Canary Wharf shareholders will have the chance to retain a stake in the London Docklands property company after it is taken private under proposals put forward by the favoured bidder Morgan Stanley.
The £1.5bn offer, if it is formalised, will be 220p cash plus 35p worth of shares in the takeover vehicle. The idea is to keep the big institutional investors on side and parry any criticism that the terms are lower than expected by offering them a stake in any future success at Canary Wharf.
Two potential bidders the Morgan Stanley consortium and Canadian property group Brascan submitted proposals by last Wednesday's deadline set by the independent directors of Canary Wharf. Although all parties involved, including the chairman, Paul Reichmann, are playing their cards close to their chests, it is believed that the board of Canary Wharf entered exclusive talks with Morgan Stanley after Brascan offered more cash but fell short of Morgan's total package.
Goldman Sachs, meanwhile, is believed to have pulled out of the consortium put together by Morgan Stanley, although it could still emerge as an investor in the takeover vehicle.
A source in the Morgan camp said: "There has been a lot of publicity about institutions being unhappy that companies have been taken private on the cheap. This is a way for investors to share in the potential for upside."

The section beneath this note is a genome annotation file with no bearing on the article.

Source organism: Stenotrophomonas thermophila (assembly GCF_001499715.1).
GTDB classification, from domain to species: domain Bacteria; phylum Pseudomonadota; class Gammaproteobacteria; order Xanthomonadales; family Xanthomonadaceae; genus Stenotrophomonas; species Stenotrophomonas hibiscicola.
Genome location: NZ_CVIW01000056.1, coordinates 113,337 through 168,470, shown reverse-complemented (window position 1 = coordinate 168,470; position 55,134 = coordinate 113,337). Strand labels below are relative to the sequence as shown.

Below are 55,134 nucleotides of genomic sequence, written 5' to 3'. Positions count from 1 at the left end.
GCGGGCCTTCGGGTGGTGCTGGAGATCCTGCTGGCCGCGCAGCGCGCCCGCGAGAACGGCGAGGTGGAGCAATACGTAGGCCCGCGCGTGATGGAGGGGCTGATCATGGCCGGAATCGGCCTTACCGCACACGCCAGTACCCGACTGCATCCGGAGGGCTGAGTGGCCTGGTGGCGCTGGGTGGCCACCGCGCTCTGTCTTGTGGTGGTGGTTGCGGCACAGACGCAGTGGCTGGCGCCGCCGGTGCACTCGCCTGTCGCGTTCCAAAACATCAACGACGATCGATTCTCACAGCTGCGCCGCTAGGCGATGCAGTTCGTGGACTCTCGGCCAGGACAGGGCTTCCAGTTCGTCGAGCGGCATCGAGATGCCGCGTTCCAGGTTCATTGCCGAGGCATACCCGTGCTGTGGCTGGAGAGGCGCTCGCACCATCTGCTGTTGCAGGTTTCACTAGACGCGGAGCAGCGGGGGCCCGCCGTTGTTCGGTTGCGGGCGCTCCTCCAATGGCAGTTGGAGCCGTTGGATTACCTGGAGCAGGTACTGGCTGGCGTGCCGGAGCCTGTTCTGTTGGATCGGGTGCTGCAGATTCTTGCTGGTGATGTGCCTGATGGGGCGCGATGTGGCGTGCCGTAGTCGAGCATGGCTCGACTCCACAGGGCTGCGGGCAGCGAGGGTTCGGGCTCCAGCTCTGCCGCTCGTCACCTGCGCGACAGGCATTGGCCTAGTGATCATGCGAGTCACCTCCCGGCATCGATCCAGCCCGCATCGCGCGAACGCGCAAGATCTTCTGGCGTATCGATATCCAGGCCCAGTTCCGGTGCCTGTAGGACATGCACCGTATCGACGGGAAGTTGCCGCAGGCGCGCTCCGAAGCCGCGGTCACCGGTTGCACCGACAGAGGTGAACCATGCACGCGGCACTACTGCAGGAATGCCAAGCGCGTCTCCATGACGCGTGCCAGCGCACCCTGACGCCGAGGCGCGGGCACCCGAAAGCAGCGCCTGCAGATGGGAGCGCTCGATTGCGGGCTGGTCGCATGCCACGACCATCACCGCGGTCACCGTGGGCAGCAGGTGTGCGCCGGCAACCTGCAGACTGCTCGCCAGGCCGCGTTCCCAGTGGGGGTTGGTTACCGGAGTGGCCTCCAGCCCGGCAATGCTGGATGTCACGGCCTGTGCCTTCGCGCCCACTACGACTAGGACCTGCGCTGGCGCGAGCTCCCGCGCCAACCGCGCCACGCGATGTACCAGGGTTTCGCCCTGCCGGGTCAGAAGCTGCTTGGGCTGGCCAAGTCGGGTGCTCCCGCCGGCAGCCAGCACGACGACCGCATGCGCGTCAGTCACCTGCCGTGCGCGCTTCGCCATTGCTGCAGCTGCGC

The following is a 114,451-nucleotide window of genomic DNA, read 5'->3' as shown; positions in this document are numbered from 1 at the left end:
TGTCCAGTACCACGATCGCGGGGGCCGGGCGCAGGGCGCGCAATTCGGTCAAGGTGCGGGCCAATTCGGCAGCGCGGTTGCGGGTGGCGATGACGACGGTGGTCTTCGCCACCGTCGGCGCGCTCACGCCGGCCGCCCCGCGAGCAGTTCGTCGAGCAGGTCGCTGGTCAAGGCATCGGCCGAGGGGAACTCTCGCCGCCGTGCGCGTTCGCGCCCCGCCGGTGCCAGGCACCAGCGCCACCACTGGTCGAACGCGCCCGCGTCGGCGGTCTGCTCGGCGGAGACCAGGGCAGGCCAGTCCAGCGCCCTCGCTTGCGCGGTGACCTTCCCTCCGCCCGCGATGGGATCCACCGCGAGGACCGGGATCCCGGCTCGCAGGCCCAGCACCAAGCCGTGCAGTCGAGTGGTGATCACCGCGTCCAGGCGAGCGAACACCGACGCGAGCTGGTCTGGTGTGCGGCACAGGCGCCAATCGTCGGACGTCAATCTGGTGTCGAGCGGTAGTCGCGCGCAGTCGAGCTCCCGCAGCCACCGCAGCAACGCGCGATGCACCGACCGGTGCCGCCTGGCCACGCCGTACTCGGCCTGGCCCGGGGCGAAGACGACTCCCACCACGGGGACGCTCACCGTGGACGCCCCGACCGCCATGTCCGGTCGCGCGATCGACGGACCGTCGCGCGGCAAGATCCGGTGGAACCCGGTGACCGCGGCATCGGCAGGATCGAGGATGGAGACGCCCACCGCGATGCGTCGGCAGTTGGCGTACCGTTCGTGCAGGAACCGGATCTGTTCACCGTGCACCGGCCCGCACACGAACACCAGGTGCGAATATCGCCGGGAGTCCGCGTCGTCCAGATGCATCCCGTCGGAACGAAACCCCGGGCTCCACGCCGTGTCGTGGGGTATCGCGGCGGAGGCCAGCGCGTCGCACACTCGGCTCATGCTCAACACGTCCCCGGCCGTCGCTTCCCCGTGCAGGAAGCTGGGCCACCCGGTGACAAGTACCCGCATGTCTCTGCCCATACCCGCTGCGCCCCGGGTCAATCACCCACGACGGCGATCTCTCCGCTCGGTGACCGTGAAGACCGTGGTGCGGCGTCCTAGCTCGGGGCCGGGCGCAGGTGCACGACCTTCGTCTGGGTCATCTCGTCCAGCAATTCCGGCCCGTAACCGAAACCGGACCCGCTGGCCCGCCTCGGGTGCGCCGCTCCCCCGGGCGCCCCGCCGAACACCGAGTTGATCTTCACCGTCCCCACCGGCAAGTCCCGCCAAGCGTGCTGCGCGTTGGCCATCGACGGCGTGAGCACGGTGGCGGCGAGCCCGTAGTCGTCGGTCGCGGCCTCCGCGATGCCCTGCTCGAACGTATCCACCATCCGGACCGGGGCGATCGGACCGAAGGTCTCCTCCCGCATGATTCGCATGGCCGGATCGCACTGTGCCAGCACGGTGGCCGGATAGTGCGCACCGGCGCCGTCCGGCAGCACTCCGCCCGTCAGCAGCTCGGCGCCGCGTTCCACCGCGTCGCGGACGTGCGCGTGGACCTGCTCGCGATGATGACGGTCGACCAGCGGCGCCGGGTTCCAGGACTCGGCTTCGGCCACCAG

Existing shareholders will retain 28 per cent ownership in what is claimed to be the first deal of its kind. But the 255p-a-share value of the proposal is way below market hopes of a cash bid topping 300p.
The part-paper option was regarded as attractive by Canary Wharf's independent directors. A spokesman said: "A lot of deals have left institutions resentful. They sell out and a year later the company pops up again valued at a lot more. Private equity funds always say that they are looking for a high rate of return. This gives shareholders access to this kind of investment for the first time."
Morgan and its main partner Simon Glick, who owns a 14 per cent stake in Canary Wharf, are still putting their proposal together but they are likely to come up with a formal offer next week. The investment bank was involved in putting the Canary Wharf into receivership in the 1990s and leading the IPO when it came back to the market.
Brascan, a shareholder with a 9 per cent stake, declined yesterday to give any indication of whether it would attempt to put its proposal directly to shareholders or return with a higher offer. Mr Reichmann is another unknown quantity. He holds 7.7 per cent of the company and earlier this year indicated that he would put together a bid himself if a sufficiently high offer was not forthcoming.
Shares in Canary Wharf closed up 5.75p at 240p.Reuse content